The cancellation of Awake couldn’t have come at a worse time for its UK broadcaster Sky Atlantic. Only one episode of the show had aired over here when the news broke, and immediately I started seeing posts on various online forums to the effect of, “Well, I'm not bothering to watch it now – what’s the point of getting into something if you know it’s been given the axe?”
If you are thinking like that, I urge you to think again. Not just because the show’s great, but because, having seen the finale, I have even better news.
It has a conclusion.
Well, sort of.
Not all the questions are answered but a lot of them are, and we’re left with a wonderfully tantalisingly ambiguous final scene that demands all kinds of fun discussion and interpretation.
In fact, it’s such a satisfyingly debateable ending, you almost wish the show had been marketed as a mini-series that concentrated on its mystery arc and ejected a few of the less interesting “case of the week” episodes along the way. To be fair, there were only two of these. From episode five onwards, the show starts playing with its unique format in all manner of intriguing and clever ways.
Perchance to dream?
In case you haven’t come across it yet, Awake concerns a cop who, following a car accident, finds himself living two parallel lives. In one, his wife died in the crash. In the other, his son did. When he falls asleep in one reality he wakes up in the other. And in each reality a shrink tries to convince him that the other reality is a dream.
The show has massive fun exploring this premise and can rarely be accused of predictability. At its heart is Jason Isaacs, giving a thorough compelling performance as cop Michael Britten, who may be creating one (or maybe both?) realities through an inability to accept either his wife or son is dead. The way he uses information from one reality to solve crimes in the other is an added mystery that spices up the show and makes his colleague suspect he’s losing his mind.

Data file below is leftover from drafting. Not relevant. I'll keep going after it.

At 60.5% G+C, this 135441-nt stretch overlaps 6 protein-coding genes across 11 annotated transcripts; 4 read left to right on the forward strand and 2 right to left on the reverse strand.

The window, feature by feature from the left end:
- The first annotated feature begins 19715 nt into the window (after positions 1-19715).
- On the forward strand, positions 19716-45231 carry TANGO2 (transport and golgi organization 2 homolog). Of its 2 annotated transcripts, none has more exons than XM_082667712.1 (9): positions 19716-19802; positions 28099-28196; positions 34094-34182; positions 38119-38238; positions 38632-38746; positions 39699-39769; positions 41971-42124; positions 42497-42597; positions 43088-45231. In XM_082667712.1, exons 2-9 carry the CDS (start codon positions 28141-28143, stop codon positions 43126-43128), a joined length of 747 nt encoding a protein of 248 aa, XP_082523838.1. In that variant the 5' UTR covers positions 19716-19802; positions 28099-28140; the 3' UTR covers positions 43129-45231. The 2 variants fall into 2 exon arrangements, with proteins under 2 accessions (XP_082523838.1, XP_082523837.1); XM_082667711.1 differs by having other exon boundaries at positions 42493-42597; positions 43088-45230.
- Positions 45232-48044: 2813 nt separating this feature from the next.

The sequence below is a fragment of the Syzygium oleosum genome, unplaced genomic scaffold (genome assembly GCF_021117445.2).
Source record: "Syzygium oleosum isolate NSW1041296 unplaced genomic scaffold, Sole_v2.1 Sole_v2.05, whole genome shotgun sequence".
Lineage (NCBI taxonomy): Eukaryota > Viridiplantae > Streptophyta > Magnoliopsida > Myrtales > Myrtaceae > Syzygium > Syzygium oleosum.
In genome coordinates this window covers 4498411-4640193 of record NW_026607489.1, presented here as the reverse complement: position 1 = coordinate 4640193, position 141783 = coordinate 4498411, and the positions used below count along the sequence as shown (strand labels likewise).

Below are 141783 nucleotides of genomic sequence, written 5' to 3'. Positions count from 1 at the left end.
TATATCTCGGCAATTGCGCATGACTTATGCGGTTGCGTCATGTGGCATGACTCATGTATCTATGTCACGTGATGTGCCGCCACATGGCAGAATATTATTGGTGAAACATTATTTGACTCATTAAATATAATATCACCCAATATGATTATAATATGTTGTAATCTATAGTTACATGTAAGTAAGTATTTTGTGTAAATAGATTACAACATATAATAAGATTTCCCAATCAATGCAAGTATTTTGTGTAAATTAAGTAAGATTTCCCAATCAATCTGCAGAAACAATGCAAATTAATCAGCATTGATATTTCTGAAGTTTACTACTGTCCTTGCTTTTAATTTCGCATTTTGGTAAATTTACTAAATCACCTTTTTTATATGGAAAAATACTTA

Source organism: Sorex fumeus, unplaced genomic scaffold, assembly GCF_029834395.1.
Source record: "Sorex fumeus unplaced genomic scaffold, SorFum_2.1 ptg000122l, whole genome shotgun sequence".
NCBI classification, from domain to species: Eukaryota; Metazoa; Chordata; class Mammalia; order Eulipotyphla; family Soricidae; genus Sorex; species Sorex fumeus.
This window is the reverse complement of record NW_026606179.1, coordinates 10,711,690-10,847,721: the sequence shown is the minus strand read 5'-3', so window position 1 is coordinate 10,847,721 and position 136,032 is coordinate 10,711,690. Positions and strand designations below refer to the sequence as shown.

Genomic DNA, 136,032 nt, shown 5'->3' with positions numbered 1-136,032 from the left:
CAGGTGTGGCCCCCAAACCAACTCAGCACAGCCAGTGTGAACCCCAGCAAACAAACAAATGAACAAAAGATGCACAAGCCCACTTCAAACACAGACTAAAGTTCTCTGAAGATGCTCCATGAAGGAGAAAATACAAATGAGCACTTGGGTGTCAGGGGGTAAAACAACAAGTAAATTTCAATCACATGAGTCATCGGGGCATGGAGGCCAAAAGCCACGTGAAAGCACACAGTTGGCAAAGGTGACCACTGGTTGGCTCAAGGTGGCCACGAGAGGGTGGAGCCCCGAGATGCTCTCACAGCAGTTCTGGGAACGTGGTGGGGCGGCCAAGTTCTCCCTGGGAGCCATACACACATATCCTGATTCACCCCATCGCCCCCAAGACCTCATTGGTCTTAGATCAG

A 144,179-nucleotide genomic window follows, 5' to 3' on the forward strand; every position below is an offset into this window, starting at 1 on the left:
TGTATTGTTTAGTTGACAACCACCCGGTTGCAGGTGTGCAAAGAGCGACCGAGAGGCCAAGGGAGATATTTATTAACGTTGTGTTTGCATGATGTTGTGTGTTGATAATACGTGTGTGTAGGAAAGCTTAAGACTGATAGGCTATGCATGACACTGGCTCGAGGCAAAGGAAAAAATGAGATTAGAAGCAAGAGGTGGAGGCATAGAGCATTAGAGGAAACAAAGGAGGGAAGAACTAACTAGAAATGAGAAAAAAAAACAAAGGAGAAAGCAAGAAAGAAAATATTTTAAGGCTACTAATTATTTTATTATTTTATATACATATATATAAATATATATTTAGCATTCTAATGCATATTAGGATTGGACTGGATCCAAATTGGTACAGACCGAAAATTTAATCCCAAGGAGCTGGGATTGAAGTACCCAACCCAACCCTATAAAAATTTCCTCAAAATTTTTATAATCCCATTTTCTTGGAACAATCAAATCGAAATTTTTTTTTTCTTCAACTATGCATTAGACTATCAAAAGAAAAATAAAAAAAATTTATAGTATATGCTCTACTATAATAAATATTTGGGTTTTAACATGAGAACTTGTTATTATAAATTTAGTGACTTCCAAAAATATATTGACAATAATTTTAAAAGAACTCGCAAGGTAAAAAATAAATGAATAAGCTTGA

It’s a brilliant show, that could so easily have become mawkish but never does, and, from the middle of the season onwards, improves with each episode, introducing new and shocking revelations. The precredit teaser for the final episode is worth five stars alone (it’s one of the tensest things I’ve seen on TV for a while) and then it gets even better.
And, as I said, the finale is so well constructed, that even though showrunner Kyle Killen has said the final scene was supposed to be a set-up for season two, it acts just as superbly as a Twilight Zone or Tales Of The Unexpected -style twist. Although it’s not really a twist, more of a… ah, but that might give things away. It also follows a scrupulous logic if you’ve been following the series closely, not just in terms of plot mechanics but in terms of what we know about Britten’s character. In other words, though the premise is high concept, the finale is character-driven
Can’t wait till it’s aired here so we can all discuss it. I have a theory (somewhat backed up by what Killen has revealed online) and I’m sticking to it… But I could be wrong.
Catch up now
As luck would have it, the next episode to air on Sky Atlantic this Friday is “Oregon”, which is when the show really begins to step up a gear. It’s not too late to pick up on the show. And you don’t need to worry about the fact it’s been cancelled – although some things are left up in the air, there’s a Prisoner -style sens of closure… of some sort.
In fact, like Britten, I’m in denial. It wasn’t cancelled, no. It was a mini-series. It was meant to be a mini-series all along. And it’s a damned fine mini-series that I’ll be raving (and arguing about) for years to come.